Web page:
Now please don't misunderstand me. I am not suggested that either myself or the majority of professionals in this business cannot enjoy themselves without a drink or two but certainly it was the bar that most people seemed to gravitate towards. Consequently it was in the bar that one heard the best stories, caught the most interesting gossip and, I have no doubt, did the most effective business. On which panel could you hear Tim Powers tell stories of his late night escapades with Philip K. Dick? Or listen to Horror anthologist Steve Jones passionately enthuse about his Robert E. Howard collection? Or witness Earthlight editor John Jarrold and his writer Guy Gavriel Kay quoting Shakespeare as if their very lives depended on it - not to mention the show tunes that followed? Certainly, this was where the most fun was to be had and it was easily well worth the headache I am still suffering from a week later!

There was, in spite of many people fearful of traveling right now, an impressive array of talent present in Montreal. Often feeling isolated from the US writers back in the UK, I found the mass autograph party was like the night of a thousand stars. There was though, an equally impressive British contingent present, not least wunderkind China Miéville, who arriving slightly late at the signing party found himself swamped by autograph hunters and felt that he only just made it out in one piece! Other notable British attendees (other than my good self) included editors Jo Fletcher (Gollancz), Simon Taylor (Transworld/Bantam), Peter Crowther (PS Publishing), John Jarrold (Earthlight), Earthlight's marketing manager Darren Nash, horror anthologist Steve Jones, writers Graham Joyce, James A Hartley, China Mieville, Mandy Slater, Chaz Brenchley and academic critic and writer Farah Mendlesohn. Apologies to anyone I might have forgotten - especially if they bought me a drink!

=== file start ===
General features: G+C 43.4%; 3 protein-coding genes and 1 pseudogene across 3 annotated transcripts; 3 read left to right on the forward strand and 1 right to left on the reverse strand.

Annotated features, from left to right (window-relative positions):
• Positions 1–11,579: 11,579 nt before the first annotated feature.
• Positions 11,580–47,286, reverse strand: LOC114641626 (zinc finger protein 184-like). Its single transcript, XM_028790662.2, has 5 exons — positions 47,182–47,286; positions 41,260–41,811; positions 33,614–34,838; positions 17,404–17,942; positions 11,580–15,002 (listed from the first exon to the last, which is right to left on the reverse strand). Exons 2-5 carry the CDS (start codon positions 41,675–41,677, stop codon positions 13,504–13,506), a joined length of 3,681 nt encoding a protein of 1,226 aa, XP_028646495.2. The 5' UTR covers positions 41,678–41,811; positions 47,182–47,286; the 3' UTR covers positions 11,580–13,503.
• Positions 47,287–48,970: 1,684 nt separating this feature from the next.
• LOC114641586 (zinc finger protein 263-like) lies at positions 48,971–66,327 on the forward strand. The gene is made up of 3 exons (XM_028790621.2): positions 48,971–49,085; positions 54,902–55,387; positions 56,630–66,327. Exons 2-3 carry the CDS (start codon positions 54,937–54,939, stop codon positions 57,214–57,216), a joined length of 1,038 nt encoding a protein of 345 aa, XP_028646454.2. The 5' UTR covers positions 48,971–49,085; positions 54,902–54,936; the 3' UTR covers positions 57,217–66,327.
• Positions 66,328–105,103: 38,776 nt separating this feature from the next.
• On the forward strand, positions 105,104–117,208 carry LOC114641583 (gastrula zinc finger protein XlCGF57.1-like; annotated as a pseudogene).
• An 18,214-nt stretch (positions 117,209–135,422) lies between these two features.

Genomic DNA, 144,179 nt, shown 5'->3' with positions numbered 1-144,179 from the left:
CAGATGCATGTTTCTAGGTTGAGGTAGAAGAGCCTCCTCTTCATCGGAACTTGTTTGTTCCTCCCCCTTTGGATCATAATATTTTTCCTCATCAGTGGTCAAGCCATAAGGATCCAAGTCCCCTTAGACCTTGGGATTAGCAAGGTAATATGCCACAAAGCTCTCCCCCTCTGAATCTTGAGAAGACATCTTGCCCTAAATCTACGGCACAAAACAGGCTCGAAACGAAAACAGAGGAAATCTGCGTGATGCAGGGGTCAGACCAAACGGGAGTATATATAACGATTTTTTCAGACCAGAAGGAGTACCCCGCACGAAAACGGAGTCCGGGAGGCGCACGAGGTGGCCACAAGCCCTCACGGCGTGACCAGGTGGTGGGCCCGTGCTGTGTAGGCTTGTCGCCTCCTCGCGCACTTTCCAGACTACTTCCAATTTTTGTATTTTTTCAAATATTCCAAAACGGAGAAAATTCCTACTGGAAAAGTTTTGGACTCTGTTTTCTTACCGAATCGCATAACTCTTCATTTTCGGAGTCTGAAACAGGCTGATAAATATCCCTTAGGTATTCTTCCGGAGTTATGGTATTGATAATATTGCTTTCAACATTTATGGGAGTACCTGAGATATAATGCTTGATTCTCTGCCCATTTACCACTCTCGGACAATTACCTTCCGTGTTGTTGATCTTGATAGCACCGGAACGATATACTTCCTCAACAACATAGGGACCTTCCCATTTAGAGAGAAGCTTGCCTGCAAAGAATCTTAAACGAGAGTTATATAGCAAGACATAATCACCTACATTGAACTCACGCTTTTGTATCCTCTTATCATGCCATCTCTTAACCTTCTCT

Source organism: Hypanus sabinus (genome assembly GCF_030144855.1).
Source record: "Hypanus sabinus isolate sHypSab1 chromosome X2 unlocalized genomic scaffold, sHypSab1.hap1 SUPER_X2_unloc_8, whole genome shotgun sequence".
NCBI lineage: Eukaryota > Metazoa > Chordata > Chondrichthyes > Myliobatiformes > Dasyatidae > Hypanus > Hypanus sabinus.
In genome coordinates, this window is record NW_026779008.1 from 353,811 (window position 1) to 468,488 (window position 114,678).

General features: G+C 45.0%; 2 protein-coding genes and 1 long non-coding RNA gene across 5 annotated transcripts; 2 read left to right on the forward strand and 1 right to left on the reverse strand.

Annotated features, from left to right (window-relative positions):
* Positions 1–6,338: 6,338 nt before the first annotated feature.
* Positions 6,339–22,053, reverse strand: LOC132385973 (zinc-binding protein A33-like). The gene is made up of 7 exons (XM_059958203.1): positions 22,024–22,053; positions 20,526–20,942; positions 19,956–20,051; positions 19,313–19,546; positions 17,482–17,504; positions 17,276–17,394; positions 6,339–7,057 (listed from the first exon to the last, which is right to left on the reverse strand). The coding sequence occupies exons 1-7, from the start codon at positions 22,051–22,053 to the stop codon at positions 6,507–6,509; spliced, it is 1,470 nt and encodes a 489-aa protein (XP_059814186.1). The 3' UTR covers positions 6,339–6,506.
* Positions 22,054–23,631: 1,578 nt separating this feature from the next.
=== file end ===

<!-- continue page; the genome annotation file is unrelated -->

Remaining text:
The banquet was an interesting affair - depending on which table you were on I guess. At $50 a throw, in spite of the choice on hand, it was the most expensive and disappointing meal I had during my entire time in Canada but that not withstanding, having not had the privilege of attending such an event before, I found the whole thing wonderful and quite fascinating. The guest of honor speeches were, for the most part, entertaining and mercifully brief but it was clear that most people present (including, I should think, the guests of honor themselves) were really awaiting the presentations. When David Hartwell lifted the white blanket that had been covering the statuettes, the tension in the room definitely ratcheted up a notch or two.

This year, I understand there was some controversy and argument amongst the judges over the award for best novel. Certainly, reading the required number of publications is no mean task and given the short list I would certainly have had some trouble coming to a decision.

However this year a row ensued that resulted in Diana Wynne Jones resigning from the judges panel and doing so quite vocally. Rumors abound as to the details behind this hoo-haa and far be for me to add to the controversy. In the end though, it seems that the end result was far from unpopular. Tim Powers, winning the award for the second time in his career, was truly overjoyed at the accolade. He gave a typically witty and self-effacing speech which was very warmly received by the audience. The other winner, Sean Stewart, was not present.

I heard it said whilst I was there that this WFC was nowhere near as good as some previous ones. I guess such comparisons are inevitable and that no matter how good the year in question may be, nostalgia will always color the memories of some attendees. For myself, I have no frame of reference. As far as I am concerned it was the best WFC I've ever been to. If I make it to Minneapolis next year, it'll be interesting to see how it measures up. In any case, I hope to see you there!

© 2001 Ernest Lilley / SFRevu